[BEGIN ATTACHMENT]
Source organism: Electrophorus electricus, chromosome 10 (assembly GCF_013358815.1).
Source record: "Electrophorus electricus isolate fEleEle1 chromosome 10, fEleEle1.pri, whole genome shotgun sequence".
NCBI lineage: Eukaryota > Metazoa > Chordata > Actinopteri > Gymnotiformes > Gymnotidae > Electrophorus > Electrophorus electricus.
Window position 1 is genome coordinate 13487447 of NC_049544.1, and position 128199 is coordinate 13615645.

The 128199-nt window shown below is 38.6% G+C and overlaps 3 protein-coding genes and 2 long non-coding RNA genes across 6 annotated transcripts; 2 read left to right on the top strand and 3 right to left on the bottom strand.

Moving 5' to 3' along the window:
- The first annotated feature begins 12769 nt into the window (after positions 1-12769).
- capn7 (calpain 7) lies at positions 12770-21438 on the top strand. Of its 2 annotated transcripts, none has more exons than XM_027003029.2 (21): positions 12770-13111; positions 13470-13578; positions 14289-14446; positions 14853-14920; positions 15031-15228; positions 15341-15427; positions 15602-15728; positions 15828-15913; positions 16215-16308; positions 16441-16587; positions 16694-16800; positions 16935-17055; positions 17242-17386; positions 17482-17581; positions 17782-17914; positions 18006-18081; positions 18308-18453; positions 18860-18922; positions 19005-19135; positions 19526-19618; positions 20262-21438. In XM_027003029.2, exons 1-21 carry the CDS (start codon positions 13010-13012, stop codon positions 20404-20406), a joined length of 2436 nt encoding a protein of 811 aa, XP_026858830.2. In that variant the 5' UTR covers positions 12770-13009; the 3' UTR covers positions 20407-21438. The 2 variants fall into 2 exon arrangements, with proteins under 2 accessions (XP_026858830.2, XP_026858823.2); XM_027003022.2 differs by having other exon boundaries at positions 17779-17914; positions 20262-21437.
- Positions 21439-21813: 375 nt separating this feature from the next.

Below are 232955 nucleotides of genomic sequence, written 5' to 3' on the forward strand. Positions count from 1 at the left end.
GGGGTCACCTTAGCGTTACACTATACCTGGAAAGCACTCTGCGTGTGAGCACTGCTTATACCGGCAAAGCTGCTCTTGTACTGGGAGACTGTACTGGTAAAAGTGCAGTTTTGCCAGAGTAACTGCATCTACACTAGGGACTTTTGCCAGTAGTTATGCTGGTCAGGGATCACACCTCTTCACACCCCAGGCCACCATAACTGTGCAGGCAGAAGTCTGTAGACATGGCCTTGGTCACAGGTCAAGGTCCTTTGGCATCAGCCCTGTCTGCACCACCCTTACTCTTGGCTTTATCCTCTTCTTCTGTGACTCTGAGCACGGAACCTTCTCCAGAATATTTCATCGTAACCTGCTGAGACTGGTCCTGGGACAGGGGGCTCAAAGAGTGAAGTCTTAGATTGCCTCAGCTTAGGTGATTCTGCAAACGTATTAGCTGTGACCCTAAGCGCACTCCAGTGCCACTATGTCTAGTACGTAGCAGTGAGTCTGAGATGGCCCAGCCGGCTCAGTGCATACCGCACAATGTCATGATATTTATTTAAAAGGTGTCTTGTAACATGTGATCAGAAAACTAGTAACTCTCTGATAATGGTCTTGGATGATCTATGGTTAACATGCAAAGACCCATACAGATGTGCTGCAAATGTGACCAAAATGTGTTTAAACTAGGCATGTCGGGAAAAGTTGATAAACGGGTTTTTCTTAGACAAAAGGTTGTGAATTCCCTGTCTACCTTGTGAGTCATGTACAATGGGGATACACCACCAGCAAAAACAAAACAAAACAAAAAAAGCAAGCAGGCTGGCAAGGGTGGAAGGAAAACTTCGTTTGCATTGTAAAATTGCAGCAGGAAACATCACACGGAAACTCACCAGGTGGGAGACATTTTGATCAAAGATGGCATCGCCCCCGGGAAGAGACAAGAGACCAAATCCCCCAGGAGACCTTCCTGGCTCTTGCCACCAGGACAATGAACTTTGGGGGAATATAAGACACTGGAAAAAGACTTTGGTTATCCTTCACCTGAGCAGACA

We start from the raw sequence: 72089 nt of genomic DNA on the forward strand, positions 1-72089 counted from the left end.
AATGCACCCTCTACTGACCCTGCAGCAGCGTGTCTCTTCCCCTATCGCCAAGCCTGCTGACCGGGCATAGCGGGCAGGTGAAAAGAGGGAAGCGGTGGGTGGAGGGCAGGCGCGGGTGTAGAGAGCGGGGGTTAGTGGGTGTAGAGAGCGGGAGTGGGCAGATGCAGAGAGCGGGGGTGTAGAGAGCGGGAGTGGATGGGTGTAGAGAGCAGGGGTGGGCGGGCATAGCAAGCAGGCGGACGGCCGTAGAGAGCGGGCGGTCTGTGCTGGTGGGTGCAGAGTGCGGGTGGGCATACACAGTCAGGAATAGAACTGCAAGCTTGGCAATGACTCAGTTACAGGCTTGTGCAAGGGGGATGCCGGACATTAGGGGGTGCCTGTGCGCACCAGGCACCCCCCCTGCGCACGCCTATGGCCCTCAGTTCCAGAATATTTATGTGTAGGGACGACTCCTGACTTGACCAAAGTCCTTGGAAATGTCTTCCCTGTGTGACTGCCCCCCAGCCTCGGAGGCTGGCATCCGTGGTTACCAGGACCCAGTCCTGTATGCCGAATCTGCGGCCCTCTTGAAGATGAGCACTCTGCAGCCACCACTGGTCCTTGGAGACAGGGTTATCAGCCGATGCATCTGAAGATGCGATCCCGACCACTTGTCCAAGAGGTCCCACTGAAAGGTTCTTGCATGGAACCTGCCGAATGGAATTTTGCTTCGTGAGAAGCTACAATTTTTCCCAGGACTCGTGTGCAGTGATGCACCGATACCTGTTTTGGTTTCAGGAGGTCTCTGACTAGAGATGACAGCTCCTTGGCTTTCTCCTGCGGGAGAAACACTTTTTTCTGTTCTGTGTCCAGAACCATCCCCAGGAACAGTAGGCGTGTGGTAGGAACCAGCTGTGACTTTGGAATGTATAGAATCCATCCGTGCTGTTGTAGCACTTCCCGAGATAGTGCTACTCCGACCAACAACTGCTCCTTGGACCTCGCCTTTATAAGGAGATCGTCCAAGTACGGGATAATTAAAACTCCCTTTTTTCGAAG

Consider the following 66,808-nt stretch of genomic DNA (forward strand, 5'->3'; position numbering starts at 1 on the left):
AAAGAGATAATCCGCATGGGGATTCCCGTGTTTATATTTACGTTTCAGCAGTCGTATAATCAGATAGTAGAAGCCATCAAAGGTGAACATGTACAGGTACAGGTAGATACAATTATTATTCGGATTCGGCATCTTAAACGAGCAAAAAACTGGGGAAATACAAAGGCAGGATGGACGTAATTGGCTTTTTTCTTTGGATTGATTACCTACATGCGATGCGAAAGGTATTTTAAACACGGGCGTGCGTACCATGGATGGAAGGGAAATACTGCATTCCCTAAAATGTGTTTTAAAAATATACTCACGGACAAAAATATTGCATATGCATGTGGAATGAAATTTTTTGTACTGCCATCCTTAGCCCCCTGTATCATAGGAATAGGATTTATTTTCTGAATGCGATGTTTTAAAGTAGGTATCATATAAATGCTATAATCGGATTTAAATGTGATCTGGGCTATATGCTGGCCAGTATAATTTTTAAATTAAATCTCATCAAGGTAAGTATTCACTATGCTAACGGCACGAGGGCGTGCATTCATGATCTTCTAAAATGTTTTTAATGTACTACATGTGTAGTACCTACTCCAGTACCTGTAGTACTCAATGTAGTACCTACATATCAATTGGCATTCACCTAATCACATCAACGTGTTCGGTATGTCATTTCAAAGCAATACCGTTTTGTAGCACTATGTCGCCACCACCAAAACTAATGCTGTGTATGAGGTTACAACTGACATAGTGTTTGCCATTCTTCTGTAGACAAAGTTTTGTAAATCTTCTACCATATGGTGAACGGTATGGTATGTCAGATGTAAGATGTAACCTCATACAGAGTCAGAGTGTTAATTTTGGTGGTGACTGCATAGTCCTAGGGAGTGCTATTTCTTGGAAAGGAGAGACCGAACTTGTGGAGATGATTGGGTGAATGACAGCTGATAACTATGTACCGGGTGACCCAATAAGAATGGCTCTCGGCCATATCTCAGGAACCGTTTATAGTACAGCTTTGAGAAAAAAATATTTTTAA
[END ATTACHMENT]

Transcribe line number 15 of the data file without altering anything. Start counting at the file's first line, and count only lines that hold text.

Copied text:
AAAGAGATAATCCGCATGGGGATTCCCGTGTTTATATTTACGTTTCAGCAGTCGTATAATCAGATAGTAGAAGCCATCAAAGGTGAACATGTACAGGTACAGGTAGATACAATTATTATTCGGATTCGGCATCTTAAACGAGCAAAAAACTGGGGAAATACAAAGGCAGGATGGACGTAATTGGCTTTTTTCTTTGGATTGATTACCTACATGCGATGCGAAAGGTATTTTAAACACGGGCGTGCGTACCATGGATGGAAGGGAAATACTGCATTCCCTAAAATGTGTTTTAAAAATATACTCACGGACAAAAATATTGCATATGCATGTGGAATGAAATTTTTTGTACTGCCATCCTTAGCCCCCTGTATCATAGGAATAGGATTTATTTTCTGAATGCGATGTTTTAAAGTAGGTATCATATAAATGCTATAATCGGATTTAAATGTGATCTGGGCTATATGCTGGCCAGTATAATTTTTAAATTAAATCTCATCAAGGTAAGTATTCACTATGCTAACGGCACGAGGGCGTGCATTCATGATCTTCTAAAATGTTTTTAATGTACTACATGTGTAGTACCTACTCCAGTACCTGTAGTACTCAATGTAGTACCTACATATCAATTGGCATTCACCTAATCACATCAACGTGTTCGGTATGTCATTTCAAAGCAATACCGTTTTGTAGCACTATGTCGCCACCACCAAAACTAATGCTGTGTATGAGGTTACAACTGACATAGTGTTTGCCATTCTTCTGTAGACAAAGTTTTGTAAATCTTCTACCATATGGTGAACGGTATGGTATGTCAGATGTAAGATGTAACCTCATACAGAGTCAGAGTGTTAATTTTGGTGGTGACTGCATAGTCCTAGGGAGTGCTATTTCTTGGAAAGGAGAGACCGAACTTGTGGAGATGATTGGGTGAATGACAGCTGATAACTATGTACCGGGTGACCCAATAAGAATGGCTCTCGGCCATATCTCAGGAACCGTTTATAGTACAGCTTTGAGAAAAAAATATTTTTAA